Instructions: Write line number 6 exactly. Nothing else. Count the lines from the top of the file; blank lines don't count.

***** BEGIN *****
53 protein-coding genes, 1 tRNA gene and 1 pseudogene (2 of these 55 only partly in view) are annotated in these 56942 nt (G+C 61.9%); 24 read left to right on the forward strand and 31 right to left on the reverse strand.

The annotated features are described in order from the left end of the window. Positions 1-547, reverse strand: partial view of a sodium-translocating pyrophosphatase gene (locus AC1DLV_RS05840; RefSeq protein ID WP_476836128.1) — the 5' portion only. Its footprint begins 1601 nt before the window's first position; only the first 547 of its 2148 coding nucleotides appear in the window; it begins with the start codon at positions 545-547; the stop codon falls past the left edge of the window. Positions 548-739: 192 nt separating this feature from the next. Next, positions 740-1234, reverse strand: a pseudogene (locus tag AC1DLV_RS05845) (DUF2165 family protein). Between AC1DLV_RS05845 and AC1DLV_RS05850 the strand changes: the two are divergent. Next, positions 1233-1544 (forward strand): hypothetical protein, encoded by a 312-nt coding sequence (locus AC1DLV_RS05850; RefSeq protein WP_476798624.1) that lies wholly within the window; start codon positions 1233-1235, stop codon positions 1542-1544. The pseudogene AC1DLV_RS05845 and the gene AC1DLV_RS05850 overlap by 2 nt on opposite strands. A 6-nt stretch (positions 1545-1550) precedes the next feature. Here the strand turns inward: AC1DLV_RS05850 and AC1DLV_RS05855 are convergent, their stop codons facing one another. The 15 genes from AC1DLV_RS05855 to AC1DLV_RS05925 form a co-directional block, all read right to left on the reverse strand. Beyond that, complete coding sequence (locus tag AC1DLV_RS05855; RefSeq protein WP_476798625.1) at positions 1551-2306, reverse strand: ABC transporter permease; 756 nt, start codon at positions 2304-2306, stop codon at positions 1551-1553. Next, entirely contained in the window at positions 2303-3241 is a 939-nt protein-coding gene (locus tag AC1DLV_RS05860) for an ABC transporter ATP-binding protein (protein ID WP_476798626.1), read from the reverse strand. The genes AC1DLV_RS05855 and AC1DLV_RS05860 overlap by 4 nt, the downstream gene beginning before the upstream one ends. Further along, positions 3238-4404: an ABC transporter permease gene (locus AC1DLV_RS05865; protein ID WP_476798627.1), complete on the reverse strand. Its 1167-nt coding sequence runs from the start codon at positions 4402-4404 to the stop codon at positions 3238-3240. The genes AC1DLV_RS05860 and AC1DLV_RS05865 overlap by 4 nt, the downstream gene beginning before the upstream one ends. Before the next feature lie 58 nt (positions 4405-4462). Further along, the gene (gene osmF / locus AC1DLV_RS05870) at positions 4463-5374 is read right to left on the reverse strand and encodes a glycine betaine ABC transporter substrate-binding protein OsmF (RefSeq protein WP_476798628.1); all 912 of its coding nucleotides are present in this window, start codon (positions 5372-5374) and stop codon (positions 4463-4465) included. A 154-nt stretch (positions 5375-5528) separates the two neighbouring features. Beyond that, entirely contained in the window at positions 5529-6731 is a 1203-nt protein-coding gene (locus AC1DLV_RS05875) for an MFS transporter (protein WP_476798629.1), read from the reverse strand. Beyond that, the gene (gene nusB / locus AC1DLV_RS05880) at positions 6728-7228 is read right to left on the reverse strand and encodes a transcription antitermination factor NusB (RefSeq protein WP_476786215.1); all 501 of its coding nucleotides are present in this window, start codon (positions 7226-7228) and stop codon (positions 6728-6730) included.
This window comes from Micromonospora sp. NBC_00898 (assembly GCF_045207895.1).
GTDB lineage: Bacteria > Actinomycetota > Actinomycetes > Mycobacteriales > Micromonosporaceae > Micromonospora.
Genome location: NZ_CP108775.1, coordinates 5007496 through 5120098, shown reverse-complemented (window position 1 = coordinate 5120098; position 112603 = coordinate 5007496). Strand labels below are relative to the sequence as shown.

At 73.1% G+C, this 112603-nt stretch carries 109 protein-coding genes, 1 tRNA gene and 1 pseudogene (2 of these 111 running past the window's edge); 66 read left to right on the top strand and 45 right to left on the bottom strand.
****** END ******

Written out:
At 73.1% G+C, this 112603-nt stretch carries 109 protein-coding genes, 1 tRNA gene and 1 pseudogene (2 of these 111 running past the window's edge); 66 read left to right on the top strand and 45 right to left on the bottom strand.